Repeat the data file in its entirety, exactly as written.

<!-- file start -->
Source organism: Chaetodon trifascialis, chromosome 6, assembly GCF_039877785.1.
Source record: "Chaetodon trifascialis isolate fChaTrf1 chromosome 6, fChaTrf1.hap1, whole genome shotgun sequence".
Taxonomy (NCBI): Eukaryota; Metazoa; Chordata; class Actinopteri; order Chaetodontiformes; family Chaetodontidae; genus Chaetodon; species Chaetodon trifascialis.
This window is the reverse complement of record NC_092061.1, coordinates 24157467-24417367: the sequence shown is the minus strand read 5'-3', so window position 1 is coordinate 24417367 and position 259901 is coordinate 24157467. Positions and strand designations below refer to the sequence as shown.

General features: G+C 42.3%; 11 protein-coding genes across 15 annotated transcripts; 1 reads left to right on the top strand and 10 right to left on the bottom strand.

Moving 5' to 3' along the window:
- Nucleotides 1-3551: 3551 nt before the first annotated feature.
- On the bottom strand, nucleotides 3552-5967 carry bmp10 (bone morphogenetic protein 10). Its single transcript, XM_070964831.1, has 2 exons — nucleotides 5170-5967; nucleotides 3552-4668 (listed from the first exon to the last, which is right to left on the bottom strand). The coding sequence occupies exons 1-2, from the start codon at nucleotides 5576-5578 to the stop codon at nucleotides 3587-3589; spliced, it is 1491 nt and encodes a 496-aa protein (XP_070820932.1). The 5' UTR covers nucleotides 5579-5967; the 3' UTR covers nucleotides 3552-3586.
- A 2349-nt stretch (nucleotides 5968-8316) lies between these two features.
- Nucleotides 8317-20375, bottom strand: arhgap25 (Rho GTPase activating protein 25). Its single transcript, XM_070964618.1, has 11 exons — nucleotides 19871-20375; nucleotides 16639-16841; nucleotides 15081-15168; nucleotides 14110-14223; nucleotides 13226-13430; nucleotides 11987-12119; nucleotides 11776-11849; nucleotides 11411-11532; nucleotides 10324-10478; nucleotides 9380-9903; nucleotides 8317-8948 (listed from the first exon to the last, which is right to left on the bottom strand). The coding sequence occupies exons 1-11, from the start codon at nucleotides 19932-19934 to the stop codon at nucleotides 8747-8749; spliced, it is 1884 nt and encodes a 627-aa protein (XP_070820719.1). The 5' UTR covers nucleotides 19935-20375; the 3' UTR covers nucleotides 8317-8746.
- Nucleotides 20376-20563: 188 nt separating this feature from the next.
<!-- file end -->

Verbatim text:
Source organism: Chaetodon trifascialis, chromosome 6, assembly GCF_039877785.1.
Source record: "Chaetodon trifascialis isolate fChaTrf1 chromosome 6, fChaTrf1.hap1, whole genome shotgun sequence".
Taxonomy (NCBI): Eukaryota; Metazoa; Chordata; class Actinopteri; order Chaetodontiformes; family Chaetodontidae; genus Chaetodon; species Chaetodon trifascialis.
This window is the reverse complement of record NC_092061.1, coordinates 24157467-24417367: the sequence shown is the minus strand read 5'-3', so window position 1 is coordinate 24417367 and position 259901 is coordinate 24157467. Positions and strand designations below refer to the sequence as shown.

General features: G+C 42.3%; 11 protein-coding genes across 15 annotated transcripts; 1 reads left to right on the top strand and 10 right to left on the bottom strand.

Moving 5' to 3' along the window:
- Nucleotides 1-3551: 3551 nt before the first annotated feature.
- On the bottom strand, nucleotides 3552-5967 carry bmp10 (bone morphogenetic protein 10). Its single transcript, XM_070964831.1, has 2 exons — nucleotides 5170-5967; nucleotides 3552-4668 (listed from the first exon to the last, which is right to left on the bottom strand). The coding sequence occupies exons 1-2, from the start codon at nucleotides 5576-5578 to the stop codon at nucleotides 3587-3589; spliced, it is 1491 nt and encodes a 496-aa protein (XP_070820932.1). The 5' UTR covers nucleotides 5579-5967; the 3' UTR covers nucleotides 3552-3586.
- A 2349-nt stretch (nucleotides 5968-8316) lies between these two features.
- Nucleotides 8317-20375, bottom strand: arhgap25 (Rho GTPase activating protein 25). Its single transcript, XM_070964618.1, has 11 exons — nucleotides 19871-20375; nucleotides 16639-16841; nucleotides 15081-15168; nucleotides 14110-14223; nucleotides 13226-13430; nucleotides 11987-12119; nucleotides 11776-11849; nucleotides 11411-11532; nucleotides 10324-10478; nucleotides 9380-9903; nucleotides 8317-8948 (listed from the first exon to the last, which is right to left on the bottom strand). The coding sequence occupies exons 1-11, from the start codon at nucleotides 19932-19934 to the stop codon at nucleotides 8747-8749; spliced, it is 1884 nt and encodes a 627-aa protein (XP_070820719.1). The 5' UTR covers nucleotides 19935-20375; the 3' UTR covers nucleotides 8317-8746.
- Nucleotides 20376-20563: 188 nt separating this feature from the next.